though this is often acceptable in an arrangement, here it leaves the sound
very hollow and empty. The Chattertocks like using "ah" for moving chords,
but they don't seem to realize that specific vowels pulls their pitch down
almost every time. Switching from "doo" to "ah" makes it more interesting,
but the backup in this song needs more dynamic variation and forward motion.
The chords just sit and sometimes overpower the solo.
more nice percussion, but unfortunately it's on one of the most overdone
songs in women's collegiate a cappella. for the most part i've been
enjoying the chattertocks' selections, good variety and pretty much in one
direction, the poppy thang. competent solo, but i have to take exception
to this one. it's a bored tune. the arrangement's got some good moments,
but most of these are taken from the original recording. there's a problem
in the percussion, sometimes it's swung, sometimes not, and there's some
really bad pitchy moments once we reach about halfway and thereafter.
This one gets a bit too high for the soloist at times, but for the
most part she does a pretty good job. Another apparent "song of the
year" for female collegiate groups to perform; the arrangement is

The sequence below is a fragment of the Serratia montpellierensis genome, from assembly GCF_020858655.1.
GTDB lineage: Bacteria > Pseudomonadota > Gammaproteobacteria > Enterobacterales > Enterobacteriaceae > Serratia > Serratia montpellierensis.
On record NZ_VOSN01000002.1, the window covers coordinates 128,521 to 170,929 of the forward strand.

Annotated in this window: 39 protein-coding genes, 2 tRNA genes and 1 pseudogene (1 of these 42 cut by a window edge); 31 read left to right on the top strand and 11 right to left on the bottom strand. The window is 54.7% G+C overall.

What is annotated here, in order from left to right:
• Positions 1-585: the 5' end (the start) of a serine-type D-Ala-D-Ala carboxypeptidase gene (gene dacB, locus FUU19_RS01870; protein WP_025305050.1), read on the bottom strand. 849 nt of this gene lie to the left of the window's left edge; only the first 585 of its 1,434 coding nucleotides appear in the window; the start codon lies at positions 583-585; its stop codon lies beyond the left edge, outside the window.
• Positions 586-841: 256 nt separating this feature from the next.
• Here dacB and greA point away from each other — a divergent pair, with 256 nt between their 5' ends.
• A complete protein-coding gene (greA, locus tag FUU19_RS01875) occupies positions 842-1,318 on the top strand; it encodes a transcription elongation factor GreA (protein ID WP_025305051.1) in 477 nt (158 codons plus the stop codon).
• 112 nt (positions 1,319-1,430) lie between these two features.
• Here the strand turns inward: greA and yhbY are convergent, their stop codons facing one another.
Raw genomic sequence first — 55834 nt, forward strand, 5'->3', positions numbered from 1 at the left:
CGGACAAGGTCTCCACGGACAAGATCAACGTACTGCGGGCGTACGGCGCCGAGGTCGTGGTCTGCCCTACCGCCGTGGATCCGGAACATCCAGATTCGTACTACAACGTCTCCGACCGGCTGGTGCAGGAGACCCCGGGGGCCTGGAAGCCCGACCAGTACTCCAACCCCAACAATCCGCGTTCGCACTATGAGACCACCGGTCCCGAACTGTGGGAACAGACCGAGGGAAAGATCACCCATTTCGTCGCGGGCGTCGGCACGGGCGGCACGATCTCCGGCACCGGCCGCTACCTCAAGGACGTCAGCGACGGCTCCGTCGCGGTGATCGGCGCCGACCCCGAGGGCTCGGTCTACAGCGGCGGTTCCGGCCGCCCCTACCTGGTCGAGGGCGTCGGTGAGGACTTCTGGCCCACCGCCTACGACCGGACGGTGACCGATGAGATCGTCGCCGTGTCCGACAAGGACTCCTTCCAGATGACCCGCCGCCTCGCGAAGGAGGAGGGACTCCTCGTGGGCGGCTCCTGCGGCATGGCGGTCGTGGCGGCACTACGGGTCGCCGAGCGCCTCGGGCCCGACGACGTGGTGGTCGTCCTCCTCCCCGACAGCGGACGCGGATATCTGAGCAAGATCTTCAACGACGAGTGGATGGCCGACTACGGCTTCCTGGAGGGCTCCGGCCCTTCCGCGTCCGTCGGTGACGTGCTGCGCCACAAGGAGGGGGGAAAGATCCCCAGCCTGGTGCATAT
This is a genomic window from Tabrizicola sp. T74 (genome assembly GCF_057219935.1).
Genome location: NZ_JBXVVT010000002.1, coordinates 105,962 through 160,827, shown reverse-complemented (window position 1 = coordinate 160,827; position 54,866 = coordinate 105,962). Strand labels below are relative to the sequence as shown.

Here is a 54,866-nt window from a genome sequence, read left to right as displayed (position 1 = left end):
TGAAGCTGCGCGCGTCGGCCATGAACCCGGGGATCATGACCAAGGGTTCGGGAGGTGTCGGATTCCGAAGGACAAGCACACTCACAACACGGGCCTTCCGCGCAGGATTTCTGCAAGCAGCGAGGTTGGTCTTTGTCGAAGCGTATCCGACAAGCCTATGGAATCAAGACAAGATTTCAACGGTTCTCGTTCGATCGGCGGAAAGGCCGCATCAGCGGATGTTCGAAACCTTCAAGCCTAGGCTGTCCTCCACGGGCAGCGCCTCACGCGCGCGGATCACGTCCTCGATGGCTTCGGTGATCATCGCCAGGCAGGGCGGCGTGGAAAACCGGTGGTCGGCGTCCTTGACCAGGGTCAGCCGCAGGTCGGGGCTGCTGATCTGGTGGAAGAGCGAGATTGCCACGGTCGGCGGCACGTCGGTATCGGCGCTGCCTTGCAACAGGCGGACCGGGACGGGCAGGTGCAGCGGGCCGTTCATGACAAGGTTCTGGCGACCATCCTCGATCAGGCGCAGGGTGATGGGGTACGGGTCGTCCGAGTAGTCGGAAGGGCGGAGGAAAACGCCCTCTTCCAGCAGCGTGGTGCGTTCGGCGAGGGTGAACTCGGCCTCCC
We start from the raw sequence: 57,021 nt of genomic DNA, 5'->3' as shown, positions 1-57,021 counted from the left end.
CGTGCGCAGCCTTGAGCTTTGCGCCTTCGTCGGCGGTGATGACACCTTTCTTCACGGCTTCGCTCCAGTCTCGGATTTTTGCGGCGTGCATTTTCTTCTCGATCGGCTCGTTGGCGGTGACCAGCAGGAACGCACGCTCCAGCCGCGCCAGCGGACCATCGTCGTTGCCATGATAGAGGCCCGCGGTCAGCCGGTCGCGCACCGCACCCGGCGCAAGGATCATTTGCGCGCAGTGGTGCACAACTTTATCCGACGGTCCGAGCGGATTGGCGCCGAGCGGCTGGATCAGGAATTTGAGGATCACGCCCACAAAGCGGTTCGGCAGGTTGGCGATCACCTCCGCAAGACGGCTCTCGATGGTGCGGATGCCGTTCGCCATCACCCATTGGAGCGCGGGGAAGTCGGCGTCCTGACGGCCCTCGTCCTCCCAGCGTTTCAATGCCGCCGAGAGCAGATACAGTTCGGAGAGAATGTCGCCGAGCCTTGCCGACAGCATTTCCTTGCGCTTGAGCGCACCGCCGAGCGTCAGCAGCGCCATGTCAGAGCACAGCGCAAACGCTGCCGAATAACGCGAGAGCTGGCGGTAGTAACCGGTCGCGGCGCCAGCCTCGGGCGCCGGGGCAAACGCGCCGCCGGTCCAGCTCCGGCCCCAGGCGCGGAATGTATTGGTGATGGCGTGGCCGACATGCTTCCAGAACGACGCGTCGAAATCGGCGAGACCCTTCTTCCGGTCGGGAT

pretty straightforward and uneventful. A couple minor tuning
problems, but nice dynamics and "I got hope"s.
This is a pretty imitative version of this song, down
to a dead-on Dolores O'Riordan impression by the soloist. The arrangement
is a big sea of "doo"s, with a few "ah"s thrown in for good measure. I could
have used more of something like the diy-yi-diy-yi-diy-yi part (most
noticeable leading into each verse but it continues throughout most of it,
pretty much covered up in the choruses) to break things up a bit. Instead
they add a few weird rhythms into the "doo"s toward the end which are just
distracting more than anything.
It's breathy and unassuming. It ought to be bold and arresting.
I'm picky about beginnings, and I have no idea what happened to their
first chord! At first I thought it was just the percussion, but soon
realized that it's a mess. The soloist has mastered the vowels for the lead
singer of the Cranberries (can't remember her name) but it's done very well.
The infamous "doo"s and "ah"s are back. Come on girls, you are a creative
group, so do something new. This isn't a great song to do a cappella
because it's so repetitive. The best part about this song is the range of
pitch. There is an excellent balance of low, middle, and high voice
blending, even though the descant line of the sopranos sticks out a little
that cranberries tune where she talks about how her father "liked" her or
something. the soloist is a little weak in parts, faltering on pitches and
strength, but does the little irish cranberry crack thing pretty well and
in general has a pleasant sound. a nice arrangment with too many "doo"s and